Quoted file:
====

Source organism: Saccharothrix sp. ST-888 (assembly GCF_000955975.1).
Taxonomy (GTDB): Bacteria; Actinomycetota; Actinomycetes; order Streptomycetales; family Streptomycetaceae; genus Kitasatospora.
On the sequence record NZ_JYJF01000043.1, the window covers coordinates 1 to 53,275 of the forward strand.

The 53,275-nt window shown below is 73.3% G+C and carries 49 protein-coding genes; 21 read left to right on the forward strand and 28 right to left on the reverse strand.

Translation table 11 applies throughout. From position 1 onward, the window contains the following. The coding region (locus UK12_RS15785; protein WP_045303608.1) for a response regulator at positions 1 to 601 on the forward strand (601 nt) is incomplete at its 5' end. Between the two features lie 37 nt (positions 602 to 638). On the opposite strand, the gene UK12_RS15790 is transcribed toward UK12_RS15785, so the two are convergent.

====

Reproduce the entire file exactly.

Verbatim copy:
Source organism: Saccharothrix sp. ST-888 (assembly GCF_000955975.1).
Taxonomy (GTDB): Bacteria; Actinomycetota; Actinomycetes; order Streptomycetales; family Streptomycetaceae; genus Kitasatospora.
On the sequence record NZ_JYJF01000043.1, the window covers coordinates 1 to 53,275 of the forward strand.

The 53,275-nt window shown below is 73.3% G+C and carries 49 protein-coding genes; 21 read left to right on the forward strand and 28 right to left on the reverse strand.

Translation table 11 applies throughout. From position 1 onward, the window contains the following. The coding region (locus UK12_RS15785; protein WP_045303608.1) for a response regulator at positions 1 to 601 on the forward strand (601 nt) is incomplete at its 5' end. Between the two features lie 37 nt (positions 602 to 638). On the opposite strand, the gene UK12_RS15790 is transcribed toward UK12_RS15785, so the two are convergent.